Updated: 4 hours ago
Editorial: Congress should fix flood insurance, children’s health insurance before Christmas

Editorial: Congress should fix flood insurance, children’s health insurance before Christmas

Here’s a snapshot of misplaced priorities in Washington. Last week, the Federal Communications Commission foolishly rushed to scrap net neutrality rules and allow internet service providers to treat different content differently despite overwhelming ...
Updated: 4 hours ago
Editorial: Scott’s smart changes to sexual harassment policy

Editorial: Scott’s smart changes to sexual harassment policy

With misconduct allegations rippling through all levels of government, Gov. Rick Scott has taken the prudent step of ordering uniform sexual harassment policies throughout state agencies. The executive order strengthens protections for victims, which...
Updated: 4 hours ago
Editorial: MOSI faces a clean slate and should give everyone a piece of chalk

Editorial: MOSI faces a clean slate and should give everyone a piece of chalk

For three years, the only news about finances at Tampa’s Museum of Science and Industry was bad news: "Struggling MOSI asks Hillsborough County for $400,000 loan," one headline read, "Audit sees MOSI finances slipping," read another, and "MOSI donor ...
Updated: 10 hours ago
Editorial: Rubio should make good his threat to oppose tax cuts without changes

Editorial: Rubio should make good his threat to oppose tax cuts without changes

For once, it would be nice to see Sen. Marco Rubio stand up as the independent leader he aspires to become. For once, the Florida Republican should hold his position rather than bow to pragmatic politics. Rubio can stick with his threat Thursday to v...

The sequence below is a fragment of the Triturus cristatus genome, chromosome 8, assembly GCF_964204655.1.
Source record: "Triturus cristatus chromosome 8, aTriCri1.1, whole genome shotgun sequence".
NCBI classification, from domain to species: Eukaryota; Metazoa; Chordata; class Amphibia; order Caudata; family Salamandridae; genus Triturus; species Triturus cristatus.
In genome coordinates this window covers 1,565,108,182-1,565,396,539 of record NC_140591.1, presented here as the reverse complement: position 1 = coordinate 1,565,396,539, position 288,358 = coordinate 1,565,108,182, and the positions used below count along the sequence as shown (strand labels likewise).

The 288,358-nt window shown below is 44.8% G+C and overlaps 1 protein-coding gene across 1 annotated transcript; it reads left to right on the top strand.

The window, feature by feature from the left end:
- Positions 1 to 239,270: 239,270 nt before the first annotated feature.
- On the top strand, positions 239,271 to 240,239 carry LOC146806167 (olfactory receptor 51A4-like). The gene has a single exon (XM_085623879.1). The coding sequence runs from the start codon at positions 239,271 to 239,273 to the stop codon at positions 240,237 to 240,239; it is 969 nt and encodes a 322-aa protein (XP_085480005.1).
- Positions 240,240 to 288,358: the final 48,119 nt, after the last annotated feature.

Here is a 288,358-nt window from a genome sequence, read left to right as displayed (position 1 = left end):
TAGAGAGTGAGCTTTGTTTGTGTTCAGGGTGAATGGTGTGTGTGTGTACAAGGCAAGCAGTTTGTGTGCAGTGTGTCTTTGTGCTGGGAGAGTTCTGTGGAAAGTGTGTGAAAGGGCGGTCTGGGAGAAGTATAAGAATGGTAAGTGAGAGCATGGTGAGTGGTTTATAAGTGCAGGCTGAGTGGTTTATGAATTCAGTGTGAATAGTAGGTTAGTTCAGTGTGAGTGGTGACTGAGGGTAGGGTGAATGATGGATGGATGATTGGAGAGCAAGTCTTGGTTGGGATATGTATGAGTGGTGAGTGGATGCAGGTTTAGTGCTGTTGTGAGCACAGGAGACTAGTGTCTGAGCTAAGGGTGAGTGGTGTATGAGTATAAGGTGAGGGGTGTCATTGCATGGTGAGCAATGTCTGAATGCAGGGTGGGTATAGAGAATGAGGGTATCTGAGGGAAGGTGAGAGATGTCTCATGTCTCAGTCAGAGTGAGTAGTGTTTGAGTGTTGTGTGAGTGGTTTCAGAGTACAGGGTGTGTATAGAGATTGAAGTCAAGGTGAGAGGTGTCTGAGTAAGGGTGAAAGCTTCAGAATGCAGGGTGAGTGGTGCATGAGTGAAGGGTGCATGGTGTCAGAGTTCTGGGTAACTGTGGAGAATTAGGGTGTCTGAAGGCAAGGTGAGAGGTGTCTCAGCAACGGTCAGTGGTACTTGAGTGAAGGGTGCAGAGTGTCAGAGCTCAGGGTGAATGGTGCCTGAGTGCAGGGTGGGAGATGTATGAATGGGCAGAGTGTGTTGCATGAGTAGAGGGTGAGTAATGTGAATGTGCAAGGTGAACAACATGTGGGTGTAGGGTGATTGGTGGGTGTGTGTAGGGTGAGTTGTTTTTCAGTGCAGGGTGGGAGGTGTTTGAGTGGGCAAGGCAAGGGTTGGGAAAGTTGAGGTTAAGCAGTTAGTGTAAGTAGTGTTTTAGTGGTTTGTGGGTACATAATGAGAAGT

Published: 12/14/17

Another voice: A shameful anniversary

Josephine "Joey" Gay should have celebrated her 12th birthday this week. She should have been surrounded by friends and family in a place festooned with purple, her favorite color.Chase Kowalski should have been working toward a Boy Scout merit badge...
Published: 12/13/17
Updated: 12/14/17
Editorial: Congress should block efforts to expand offshore drilling

Editorial: Congress should block efforts to expand offshore drilling

Timing is everything, and Sen. Bill Nelson seized the right moment this week to call on his colleagues to pass legislation he filed earlier this year that would block the Trump administration from opening additional areas to offshore drilling. With t...
Published: 12/13/17

Another voice: Alabama picks an honorable man

THANK YOU, Alabama.In Tuesday’s special election, the state by a narrow margin chose to spare the nation the indignity of seating an accused child molester in the U.S. Senate. Though the stain of electing Republican Roy Moore would have sullied Alaba...
Published: 12/12/17
Updated: 12/13/17
Editorial: Tax cuts aren’t worth harm to Tampa Bay

Editorial: Tax cuts aren’t worth harm to Tampa Bay

As congressional negotiators hammer out the details on an enormous, unnecessary tax cut, the potential negative impact on Tampa Bay and Florida is becoming clearer. The harmful consequences stretch far beyond adding more than $1.4 trillion to the fed...
Published: 12/12/17